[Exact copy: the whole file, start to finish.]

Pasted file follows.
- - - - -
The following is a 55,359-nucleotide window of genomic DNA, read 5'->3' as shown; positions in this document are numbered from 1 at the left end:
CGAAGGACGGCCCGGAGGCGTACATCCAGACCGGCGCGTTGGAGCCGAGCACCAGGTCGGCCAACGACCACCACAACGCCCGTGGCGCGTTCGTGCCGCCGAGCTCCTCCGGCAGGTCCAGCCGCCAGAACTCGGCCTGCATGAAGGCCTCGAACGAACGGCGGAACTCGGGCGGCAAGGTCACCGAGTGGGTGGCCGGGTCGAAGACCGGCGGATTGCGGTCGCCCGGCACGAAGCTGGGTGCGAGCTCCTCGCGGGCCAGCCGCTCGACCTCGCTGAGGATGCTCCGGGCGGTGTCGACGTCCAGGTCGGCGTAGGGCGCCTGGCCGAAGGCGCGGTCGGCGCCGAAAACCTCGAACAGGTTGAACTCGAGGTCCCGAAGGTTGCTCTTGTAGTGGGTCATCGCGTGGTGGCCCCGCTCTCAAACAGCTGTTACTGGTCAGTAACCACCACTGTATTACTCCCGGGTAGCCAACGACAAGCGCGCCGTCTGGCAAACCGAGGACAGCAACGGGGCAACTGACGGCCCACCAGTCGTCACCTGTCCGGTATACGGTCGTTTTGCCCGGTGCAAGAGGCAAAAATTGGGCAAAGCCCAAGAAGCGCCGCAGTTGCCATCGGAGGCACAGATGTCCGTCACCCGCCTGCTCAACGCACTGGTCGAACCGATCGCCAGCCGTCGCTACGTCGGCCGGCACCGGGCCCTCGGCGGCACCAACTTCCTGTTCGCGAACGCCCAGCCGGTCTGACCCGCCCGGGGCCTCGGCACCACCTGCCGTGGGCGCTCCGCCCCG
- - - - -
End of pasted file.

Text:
The following is a 55,359-nucleotide window of genomic DNA, read 5'->3' as shown; positions in this document are numbered from 1 at the left end:
CGAAGGACGGCCCGGAGGCGTACATCCAGACCGGCGCGTTGGAGCCGAGCACCAGGTCGGCCAACGACCACCACAACGCCCGTGGCGCGTTCGTGCCGCCGAGCTCCTCCGGCAGGTCCAGCCGCCAGAACTCGGCCTGCATGAAGGCCTCGAACGAACGGCGGAACTCGGGCGGCAAGGTCACCGAGTGGGTGGCCGGGTCGAAGACCGGCGGATTGCGGTCGCCCGGCACGAAGCTGGGTGCGAGCTCCTCGCGGGCCAGCCGCTCGACCTCGCTGAGGATGCTCCGGGCGGTGTCGACGTCCAGGTCGGCGTAGGGCGCCTGGCCGAAGGCGCGGTCGGCGCCGAAAACCTCGAACAGGTTGAACTCGAGGTCCCGAAGGTTGCTCTTGTAGTGGGTCATCGCGTGGTGGCCCCGCTCTCAAACAGCTGTTACTGGTCAGTAACCACCACTGTATTACTCCCGGGTAGCCAACGACAAGCGCGCCGTCTGGCAAACCGAGGACAGCAACGGGGCAACTGACGGCCCACCAGTCGTCACCTGTCCGGTATACGGTCGTTTTGCCCGGTGCAAGAGGCAAAAATTGGGCAAAGCCCAAGAAGCGCCGCAGTTGCCATCGGAGGCACAGATGTCCGTCACCCGCCTGCTCAACGCACTGGTCGAACCGATCGCCAGCCGTCGCTACGTCGGCCGGCACCGGGCCCTCGGCGGCACCAACTTCCTGTTCGCGAACGCCCAGCCGGTCTGACCCGCCCGGGGCCTCGGCACCACCTGCCGTGGGCGCTCCGCCCCG